One of the most necessary traits of any musician is an unrelenting love of the art that keeps pulling them back to it time and time again.
This is a quality that Santa Cruz-based artist Joe Kaplow has in spades. In preparation for his sophomore album, Sending Money and Stems, he recently released the single “February Prorated Rent,” a harmony and harmonica-laden song as darkly soothing as it is energized.
Juxtaposed against a tambourine and strumming guitar, Kaplow asks his subject to “lay [him] down broken and bent,” because “every year gets worse.” The layers of vocals are drawn out in unhurried verses, entrapping the listener within the laid back beachy world his music lives in. This song exists on a sunny day overshadowed by heavy clouds, misleading in its apparent joviality, but reassuring in its vulnerable honesty.
The title of the upcoming album derives from two places. Firstly, how it was made: Kaplow would exchange raw audio files, also known as “stems,” with mix engineer Mike Coykendall, and give him a heads up that another song was on its way, along with its payment. In addition, he also considers music to be his “currency for life.”
Expanding upon this idea, he says on his website, “We all have something, or a few things that we do, we work at, we commit to and that’s how we pay for our time here.” Music, then, is how he feels he best pays for his time on Spaceship Earth. The combination of his view and work ethic amid the pandemic, not to mention over twenty years of perfecting his craft, provide the right ingredients for a dedicated musician who can find success through their art.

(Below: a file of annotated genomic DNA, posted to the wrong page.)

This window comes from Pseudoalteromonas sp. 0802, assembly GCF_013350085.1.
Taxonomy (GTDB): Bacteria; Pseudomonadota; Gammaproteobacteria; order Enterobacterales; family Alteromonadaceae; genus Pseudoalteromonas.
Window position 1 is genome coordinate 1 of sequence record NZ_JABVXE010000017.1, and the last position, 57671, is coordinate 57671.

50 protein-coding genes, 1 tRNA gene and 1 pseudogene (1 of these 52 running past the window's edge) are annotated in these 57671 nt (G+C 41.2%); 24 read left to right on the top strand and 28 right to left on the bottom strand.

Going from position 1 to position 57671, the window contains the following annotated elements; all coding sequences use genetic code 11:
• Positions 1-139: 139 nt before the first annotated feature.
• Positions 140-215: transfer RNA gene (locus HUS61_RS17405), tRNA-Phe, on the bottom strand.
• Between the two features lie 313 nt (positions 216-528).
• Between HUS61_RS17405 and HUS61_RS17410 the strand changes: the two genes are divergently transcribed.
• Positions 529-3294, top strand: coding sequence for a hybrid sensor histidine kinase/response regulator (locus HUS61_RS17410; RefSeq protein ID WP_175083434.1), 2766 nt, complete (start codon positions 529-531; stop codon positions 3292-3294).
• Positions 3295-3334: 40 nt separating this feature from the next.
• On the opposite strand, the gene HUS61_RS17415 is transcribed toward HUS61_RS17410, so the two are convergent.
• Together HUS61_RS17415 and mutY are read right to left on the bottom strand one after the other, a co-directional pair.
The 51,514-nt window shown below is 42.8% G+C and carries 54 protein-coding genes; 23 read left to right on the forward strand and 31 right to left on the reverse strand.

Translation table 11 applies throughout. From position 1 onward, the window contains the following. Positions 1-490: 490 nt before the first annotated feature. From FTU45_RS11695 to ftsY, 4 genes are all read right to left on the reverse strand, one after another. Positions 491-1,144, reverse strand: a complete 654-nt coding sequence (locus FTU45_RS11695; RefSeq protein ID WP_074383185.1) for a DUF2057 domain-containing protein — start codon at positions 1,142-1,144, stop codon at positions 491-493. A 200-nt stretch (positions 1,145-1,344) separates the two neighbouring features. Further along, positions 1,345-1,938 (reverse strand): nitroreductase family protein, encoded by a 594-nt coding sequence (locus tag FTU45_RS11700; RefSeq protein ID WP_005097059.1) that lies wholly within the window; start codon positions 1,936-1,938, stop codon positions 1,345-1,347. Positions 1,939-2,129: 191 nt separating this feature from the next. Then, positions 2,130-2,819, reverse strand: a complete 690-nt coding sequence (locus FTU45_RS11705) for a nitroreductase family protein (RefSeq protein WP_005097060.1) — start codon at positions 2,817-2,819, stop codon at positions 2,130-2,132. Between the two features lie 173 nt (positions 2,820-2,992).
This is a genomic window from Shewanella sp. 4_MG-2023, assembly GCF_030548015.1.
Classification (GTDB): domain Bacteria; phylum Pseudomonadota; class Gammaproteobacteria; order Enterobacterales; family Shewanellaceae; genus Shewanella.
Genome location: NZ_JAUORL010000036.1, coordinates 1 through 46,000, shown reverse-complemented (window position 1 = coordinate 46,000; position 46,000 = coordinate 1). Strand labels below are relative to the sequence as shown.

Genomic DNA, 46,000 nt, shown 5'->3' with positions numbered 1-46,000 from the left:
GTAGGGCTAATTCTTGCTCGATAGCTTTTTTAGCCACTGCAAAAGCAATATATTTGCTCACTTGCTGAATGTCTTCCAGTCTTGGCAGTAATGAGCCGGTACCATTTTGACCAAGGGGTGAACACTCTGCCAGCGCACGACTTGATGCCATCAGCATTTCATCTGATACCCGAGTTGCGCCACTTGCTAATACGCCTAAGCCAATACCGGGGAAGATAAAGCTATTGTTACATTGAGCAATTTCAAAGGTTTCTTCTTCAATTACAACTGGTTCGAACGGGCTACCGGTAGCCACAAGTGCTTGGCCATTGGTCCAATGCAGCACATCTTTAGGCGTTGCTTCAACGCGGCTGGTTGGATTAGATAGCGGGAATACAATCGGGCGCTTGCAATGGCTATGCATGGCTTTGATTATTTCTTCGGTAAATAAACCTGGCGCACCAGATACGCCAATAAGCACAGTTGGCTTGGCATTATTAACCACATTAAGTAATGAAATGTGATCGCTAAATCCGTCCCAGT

Kaplow blends the beautifully simplistic melodies of Vance Joy and Hobo Johnson’s raw, captivating voice, providing catchy yet deep songs full of truth and poetry. He experiments with production without over-complicating the songs, giving them an interesting edge while maintaining a recognizable indie-Americana sound.
Sending Money and Stems is releasing April 30th, 2021 under Fluff and Gravy Records. Fans can expect the songs to be “more band oriented, more groove based, more uptempo, more hifi, and more happy go lucky than his previous work.”